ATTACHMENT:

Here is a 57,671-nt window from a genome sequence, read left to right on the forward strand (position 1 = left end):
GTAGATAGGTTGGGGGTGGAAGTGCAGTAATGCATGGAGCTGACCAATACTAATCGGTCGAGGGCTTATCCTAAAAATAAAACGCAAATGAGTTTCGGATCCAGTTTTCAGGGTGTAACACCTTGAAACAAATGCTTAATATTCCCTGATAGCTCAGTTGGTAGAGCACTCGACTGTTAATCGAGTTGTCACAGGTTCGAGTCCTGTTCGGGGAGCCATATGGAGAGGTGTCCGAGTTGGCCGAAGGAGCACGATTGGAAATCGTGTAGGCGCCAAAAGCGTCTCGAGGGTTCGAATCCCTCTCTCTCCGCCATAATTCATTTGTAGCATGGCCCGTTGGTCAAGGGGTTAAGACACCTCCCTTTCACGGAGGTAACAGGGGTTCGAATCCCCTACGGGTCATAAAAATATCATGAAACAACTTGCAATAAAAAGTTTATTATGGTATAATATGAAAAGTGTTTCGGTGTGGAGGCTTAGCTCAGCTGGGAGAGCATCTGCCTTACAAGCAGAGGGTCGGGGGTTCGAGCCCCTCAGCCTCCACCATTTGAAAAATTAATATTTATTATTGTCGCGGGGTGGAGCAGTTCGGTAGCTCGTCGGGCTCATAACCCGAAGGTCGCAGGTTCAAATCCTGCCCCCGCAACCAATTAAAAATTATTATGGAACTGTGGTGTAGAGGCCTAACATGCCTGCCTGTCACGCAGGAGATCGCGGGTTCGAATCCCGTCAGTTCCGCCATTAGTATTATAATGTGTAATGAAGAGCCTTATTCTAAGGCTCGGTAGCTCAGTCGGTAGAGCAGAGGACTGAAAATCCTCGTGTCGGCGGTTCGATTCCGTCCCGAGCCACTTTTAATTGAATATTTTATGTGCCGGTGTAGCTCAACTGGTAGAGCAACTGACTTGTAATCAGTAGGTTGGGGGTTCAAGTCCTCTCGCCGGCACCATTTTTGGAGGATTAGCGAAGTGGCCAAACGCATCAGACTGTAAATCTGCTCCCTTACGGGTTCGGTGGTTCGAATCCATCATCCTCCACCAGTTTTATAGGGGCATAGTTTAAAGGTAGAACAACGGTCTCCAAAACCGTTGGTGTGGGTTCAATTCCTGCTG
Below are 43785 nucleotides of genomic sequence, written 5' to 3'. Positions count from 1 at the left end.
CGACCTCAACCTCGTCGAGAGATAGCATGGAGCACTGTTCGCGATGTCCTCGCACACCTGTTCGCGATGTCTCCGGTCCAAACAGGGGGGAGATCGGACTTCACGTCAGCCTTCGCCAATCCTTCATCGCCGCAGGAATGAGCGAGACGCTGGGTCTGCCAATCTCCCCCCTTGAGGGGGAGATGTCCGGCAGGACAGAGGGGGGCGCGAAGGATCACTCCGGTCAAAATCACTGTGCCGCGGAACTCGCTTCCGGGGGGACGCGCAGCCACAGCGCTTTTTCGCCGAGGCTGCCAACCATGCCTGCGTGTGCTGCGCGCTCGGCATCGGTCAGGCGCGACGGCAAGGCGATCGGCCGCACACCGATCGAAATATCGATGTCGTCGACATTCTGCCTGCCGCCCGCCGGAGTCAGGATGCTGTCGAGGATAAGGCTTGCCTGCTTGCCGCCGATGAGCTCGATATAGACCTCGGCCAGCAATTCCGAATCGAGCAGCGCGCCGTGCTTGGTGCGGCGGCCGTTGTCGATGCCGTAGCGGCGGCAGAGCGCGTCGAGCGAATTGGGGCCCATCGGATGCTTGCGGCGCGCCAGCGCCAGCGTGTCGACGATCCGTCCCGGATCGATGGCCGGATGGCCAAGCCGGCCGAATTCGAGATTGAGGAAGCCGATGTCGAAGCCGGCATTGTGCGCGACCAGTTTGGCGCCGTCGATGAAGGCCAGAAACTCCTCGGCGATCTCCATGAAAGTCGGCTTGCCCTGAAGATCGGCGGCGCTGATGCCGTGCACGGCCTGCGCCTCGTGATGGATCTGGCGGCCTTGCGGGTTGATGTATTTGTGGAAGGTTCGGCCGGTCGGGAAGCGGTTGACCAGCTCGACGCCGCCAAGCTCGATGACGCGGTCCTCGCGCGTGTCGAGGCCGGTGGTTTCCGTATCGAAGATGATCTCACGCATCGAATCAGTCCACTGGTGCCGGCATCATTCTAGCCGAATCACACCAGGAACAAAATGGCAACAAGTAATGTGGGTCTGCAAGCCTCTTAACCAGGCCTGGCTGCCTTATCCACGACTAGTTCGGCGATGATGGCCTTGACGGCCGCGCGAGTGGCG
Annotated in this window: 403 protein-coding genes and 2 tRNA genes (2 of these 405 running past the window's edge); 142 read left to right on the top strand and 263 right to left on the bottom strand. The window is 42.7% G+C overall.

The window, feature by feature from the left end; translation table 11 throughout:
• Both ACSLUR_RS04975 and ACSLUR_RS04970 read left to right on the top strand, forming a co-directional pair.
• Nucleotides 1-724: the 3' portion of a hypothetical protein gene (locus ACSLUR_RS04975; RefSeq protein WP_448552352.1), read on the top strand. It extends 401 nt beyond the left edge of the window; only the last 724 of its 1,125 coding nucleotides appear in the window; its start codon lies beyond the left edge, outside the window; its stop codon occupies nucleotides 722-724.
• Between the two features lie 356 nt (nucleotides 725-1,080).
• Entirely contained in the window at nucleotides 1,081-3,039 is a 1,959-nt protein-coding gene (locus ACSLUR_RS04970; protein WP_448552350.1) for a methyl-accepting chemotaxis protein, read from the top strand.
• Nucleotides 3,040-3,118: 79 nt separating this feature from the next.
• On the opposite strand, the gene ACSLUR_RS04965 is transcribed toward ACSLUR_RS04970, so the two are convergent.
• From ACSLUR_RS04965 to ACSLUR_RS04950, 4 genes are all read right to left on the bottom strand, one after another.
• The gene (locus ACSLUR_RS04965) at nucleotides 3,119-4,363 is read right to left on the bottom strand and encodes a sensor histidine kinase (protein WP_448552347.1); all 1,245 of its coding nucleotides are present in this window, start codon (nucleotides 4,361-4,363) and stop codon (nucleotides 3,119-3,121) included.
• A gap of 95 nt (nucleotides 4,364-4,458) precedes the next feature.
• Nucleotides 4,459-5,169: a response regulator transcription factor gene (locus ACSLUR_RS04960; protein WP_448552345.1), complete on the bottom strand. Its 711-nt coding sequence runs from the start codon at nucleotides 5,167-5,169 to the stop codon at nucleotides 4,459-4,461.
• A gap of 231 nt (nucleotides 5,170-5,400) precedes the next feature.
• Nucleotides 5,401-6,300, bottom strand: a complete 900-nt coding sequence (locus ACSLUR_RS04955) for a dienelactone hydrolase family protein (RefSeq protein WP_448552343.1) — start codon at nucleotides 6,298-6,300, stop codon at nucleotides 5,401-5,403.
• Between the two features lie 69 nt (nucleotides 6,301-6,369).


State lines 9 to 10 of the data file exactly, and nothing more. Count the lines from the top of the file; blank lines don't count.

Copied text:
• Between the two features lie 356 nt (nucleotides 725-1,080).
• Entirely contained in the window at nucleotides 1,081-3,039 is a 1,959-nt protein-coding gene (locus ACSLUR_RS04970; protein WP_448552350.1) for a methyl-accepting chemotaxis protein, read from the top strand.